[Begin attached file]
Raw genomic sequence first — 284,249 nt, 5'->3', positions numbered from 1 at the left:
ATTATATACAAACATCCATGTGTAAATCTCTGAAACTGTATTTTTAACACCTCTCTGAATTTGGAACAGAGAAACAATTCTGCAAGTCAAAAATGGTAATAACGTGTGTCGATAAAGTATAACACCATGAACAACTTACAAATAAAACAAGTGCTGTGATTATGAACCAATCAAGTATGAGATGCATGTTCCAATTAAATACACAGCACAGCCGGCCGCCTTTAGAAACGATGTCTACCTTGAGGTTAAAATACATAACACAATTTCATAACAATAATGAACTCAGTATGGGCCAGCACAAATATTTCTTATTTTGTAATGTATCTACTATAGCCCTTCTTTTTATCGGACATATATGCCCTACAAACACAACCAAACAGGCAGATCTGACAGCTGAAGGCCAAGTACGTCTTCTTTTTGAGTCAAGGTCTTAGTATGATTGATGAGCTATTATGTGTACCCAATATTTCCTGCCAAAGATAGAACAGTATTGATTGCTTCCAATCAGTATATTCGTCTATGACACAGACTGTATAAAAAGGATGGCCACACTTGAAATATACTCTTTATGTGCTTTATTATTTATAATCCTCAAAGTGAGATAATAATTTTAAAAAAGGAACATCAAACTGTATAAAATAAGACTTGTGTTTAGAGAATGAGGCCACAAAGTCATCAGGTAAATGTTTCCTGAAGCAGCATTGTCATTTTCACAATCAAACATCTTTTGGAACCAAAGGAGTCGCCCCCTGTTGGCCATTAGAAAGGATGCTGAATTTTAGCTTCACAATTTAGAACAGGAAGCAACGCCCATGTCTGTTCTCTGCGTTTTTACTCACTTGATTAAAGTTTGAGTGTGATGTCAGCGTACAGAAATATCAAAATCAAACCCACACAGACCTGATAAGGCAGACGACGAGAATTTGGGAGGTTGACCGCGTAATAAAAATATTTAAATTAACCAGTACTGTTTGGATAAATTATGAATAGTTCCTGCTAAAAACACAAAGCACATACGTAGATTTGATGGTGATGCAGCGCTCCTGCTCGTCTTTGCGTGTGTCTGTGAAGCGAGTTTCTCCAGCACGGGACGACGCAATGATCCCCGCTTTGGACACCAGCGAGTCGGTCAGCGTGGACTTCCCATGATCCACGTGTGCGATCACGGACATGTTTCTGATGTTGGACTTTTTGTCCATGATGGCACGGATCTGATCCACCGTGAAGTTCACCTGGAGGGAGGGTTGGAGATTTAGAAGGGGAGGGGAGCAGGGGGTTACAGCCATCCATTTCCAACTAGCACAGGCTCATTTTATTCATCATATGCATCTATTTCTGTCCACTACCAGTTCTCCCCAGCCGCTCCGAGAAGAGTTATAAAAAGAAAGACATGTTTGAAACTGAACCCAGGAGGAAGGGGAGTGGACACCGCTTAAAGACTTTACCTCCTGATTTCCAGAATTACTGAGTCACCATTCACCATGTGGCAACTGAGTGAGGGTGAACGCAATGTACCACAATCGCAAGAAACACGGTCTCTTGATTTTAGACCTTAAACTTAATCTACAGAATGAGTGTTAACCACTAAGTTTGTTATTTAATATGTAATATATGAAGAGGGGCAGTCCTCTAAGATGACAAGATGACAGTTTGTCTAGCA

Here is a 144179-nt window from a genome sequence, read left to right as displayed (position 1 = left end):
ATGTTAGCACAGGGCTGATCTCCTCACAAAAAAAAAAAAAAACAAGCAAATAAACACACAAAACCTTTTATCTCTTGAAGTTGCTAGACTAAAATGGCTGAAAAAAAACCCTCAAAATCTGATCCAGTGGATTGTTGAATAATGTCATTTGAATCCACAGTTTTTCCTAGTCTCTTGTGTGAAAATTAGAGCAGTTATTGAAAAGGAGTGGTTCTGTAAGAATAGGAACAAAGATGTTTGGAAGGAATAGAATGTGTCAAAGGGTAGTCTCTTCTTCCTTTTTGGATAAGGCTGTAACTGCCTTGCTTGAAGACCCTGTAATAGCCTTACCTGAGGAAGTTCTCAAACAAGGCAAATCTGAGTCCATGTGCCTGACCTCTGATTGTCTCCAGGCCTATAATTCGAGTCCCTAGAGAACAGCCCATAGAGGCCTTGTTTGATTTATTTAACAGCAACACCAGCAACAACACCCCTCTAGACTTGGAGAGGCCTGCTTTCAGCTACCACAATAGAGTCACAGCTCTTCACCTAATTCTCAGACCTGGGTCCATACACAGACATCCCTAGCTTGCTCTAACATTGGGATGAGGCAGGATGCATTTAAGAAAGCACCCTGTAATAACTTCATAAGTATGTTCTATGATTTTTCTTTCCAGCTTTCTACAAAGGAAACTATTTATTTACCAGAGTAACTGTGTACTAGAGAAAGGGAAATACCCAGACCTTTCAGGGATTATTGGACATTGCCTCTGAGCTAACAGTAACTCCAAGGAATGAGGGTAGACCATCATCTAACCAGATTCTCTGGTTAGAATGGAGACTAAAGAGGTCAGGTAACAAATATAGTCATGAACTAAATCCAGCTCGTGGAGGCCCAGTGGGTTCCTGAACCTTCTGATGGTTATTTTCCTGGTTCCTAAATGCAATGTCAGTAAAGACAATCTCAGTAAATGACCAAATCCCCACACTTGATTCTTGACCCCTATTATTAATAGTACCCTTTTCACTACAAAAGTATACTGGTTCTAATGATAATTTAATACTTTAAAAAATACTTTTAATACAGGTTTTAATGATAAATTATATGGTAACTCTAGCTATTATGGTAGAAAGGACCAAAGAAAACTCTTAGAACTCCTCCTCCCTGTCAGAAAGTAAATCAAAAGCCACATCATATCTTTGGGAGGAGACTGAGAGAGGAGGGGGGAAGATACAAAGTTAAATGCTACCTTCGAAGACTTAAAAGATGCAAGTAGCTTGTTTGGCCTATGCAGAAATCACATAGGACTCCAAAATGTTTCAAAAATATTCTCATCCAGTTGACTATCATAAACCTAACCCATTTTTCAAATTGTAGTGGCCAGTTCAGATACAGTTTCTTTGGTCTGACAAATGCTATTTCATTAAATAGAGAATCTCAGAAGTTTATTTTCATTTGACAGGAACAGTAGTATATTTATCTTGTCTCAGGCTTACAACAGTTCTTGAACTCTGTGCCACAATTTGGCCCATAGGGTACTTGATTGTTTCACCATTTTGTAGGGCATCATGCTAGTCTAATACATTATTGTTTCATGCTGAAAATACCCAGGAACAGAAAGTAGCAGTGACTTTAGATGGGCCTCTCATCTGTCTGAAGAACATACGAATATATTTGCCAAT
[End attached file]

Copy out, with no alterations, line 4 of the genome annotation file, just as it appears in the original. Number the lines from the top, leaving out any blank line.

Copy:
ATGTTAGCACAGGGCTGATCTCCTCACAAAAAAAAAAAAAAACAAGCAAATAAACACACAAAACCTTTTATCTCTTGAAGTTGCTAGACTAAAATGGCTGAAAAAAAACCCTCAAAATCTGATCCAGTGGATTGTTGAATAATGTCATTTGAATCCACAGTTTTTCCTAGTCTCTTGTGTGAAAATTAGAGCAGTTATTGAAAAGGAGTGGTTCTGTAAGAATAGGAACAAAGATGTTTGGAAGGAATAGAATGTGTCAAAGGGTAGTCTCTTCTTCCTTTTTGGATAAGGCTGTAACTGCCTTGCTTGAAGACCCTGTAATAGCCTTACCTGAGGAAGTTCTCAAACAAGGCAAATCTGAGTCCATGTGCCTGACCTCTGATTGTCTCCAGGCCTATAATTCGAGTCCCTAGAGAACAGCCCATAGAGGCCTTGTTTGATTTATTTAACAGCAACACCAGCAACAACACCCCTCTAGACTTGGAGAGGCCTGCTTTCAGCTACCACAATAGAGTCACAGCTCTTCACCTAATTCTCAGACCTGGGTCCATACACAGACATCCCTAGCTTGCTCTAACATTGGGATGAGGCAGGATGCATTTAAGAAAGCACCCTGTAATAACTTCATAAGTATGTTCTATGATTTTTCTTTCCAGCTTTCTACAAAGGAAACTATTTATTTACCAGAGTAACTGTGTACTAGAGAAAGGGAAATACCCAGACCTTTCAGGGATTATTGGACATTGCCTCTGAGCTAACAGTAACTCCAAGGAATGAGGGTAGACCATCATCTAACCAGATTCTCTGGTTAGAATGGAGACTAAAGAGGTCAGGTAACAAATATAGTCATGAACTAAATCCAGCTCGTGGAGGCCCAGTGGGTTCCTGAACCTTCTGATGGTTATTTTCCTGGTTCCTAAATGCAATGTCAGTAAAGACAATCTCAGTAAATGACCAAATCCCCACACTTGATTCTTGACCCCTATTATTAATAGTACCCTTTTCACTACAAAAGTATACTGGTTCTAATGATAATTTAATACTTTAAAAAATACTTTTAATACAGGTTTTAATGATAAATTATATGGTAACTCTAGCTATTATGGTAGAAAGGACCAAAGAAAACTCTTAGAACTCCTCCTCCCTGTCAGAAAGTAAATCAAAAGCCACATCATATCTTTGGGAGGAGACTGAGAGAGGAGGGGGGAAGATACAAAGTTAAATGCTACCTTCGAAGACTTAAAAGATGCAAGTAGCTTGTTTGGCCTATGCAGAAATCACATAGGACTCCAAAATGTTTCAAAAATATTCTCATCCAGTTGACTATCATAAACCTAACCCATTTTTCAAATTGTAGTGGCCAGTTCAGATACAGTTTCTTTGGTCTGACAAATGCTATTTCATTAAATAGAGAATCTCAGAAGTTTATTTTCATTTGACAGGAACAGTAGTATATTTATCTTGTCTCAGGCTTACAACAGTTCTTGAACTCTGTGCCACAATTTGGCCCATAGGGTACTTGATTGTTTCACCATTTTGTAGGGCATCATGCTAGTCTAATACATTATTGTTTCATGCTGAAAATACCCAGGAACAGAAAGTAGCAGTGACTTTAGATGGGCCTCTCATCTGTCTGAAGAACATACGAATATATTTGCCAAT